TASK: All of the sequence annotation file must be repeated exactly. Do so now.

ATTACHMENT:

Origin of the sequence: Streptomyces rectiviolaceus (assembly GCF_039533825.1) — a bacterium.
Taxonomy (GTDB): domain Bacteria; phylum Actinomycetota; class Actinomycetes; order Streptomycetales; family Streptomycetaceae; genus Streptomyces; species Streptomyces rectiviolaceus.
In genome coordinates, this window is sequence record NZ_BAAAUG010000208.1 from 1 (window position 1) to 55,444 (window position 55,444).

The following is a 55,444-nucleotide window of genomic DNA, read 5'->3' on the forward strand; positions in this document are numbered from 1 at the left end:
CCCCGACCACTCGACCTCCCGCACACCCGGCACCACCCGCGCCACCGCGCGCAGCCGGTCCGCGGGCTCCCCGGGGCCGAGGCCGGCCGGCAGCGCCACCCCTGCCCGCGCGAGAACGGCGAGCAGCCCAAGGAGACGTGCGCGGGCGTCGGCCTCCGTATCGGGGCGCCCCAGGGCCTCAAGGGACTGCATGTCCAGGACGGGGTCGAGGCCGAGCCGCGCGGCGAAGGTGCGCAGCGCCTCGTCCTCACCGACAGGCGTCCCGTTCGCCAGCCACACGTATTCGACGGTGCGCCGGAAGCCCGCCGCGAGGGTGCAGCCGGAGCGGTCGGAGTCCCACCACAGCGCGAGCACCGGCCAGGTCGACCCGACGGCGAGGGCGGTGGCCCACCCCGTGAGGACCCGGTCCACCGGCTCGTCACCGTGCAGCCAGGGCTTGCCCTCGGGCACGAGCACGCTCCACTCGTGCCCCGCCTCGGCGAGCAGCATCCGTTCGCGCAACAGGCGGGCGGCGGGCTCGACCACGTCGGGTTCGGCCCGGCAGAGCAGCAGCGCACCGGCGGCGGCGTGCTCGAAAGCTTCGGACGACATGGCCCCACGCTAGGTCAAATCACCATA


Origin of the sequence: Streptomyces rectiviolaceus (assembly GCF_039533825.1) — a bacterium.
Taxonomy (GTDB): domain Bacteria; phylum Actinomycetota; class Actinomycetes; order Streptomycetales; family Streptomycetaceae; genus Streptomyces; species Streptomyces rectiviolaceus.
In genome coordinates, this window is sequence record NZ_BAAAUG010000208.1 from 1 (window position 1) to 55,444 (window position 55,444).

The following is a 55,444-nucleotide window of genomic DNA, read 5'->3' on the forward strand; positions in this document are numbered from 1 at the left end:
CCCCGACCACTCGACCTCCCGCACACCCGGCACCACCCGCGCCACCGCGCGCAGCCGGTCCGCGGGCTCCCCGGGGCCGAGGCCGGCCGGCAGCGCCACCCCTGCCCGCGCGAGAACGGCGAGCAGCCCAAGGAGACGTGCGCGGGCGTCGGCCTCCGTATCGGGGCGCCCCAGGGCCTCAAGGGACTGCATGTCCAGGACGGGGTCGAGGCCGAGCCGCGCGGCGAAGGTGCGCAGCGCCTCGTCCTCACCGACAGGCGTCCCGTTCGCCAGCCACACGTATTCGACGGTGCGCCGGAAGCCCGCCGCGAGGGTGCAGCCGGAGCGGTCGGAGTCCCACCACAGCGCGAGCACCGGCCAGGTCGACCCGACGGCGAGGGCGGTGGCCCACCCCGTGAGGACCCGGTCCACCGGCTCGTCACCGTGCAGCCAGGGCTTGCCCTCGGGCACGAGCACGCTCCACTCGTGCCCCGCCTCGGCGAGCAGCATCCGTTCGCGCAACAGGCGGGCGGCGGGCTCGACCACGTCGGGTTCGGCCCGGCAGAGCAGCAGCGCACCGGCGGCGGCGTGCTCGAAAGCTTCGGACGACATGGCCCCACGCTAGGTCAAATCACCATA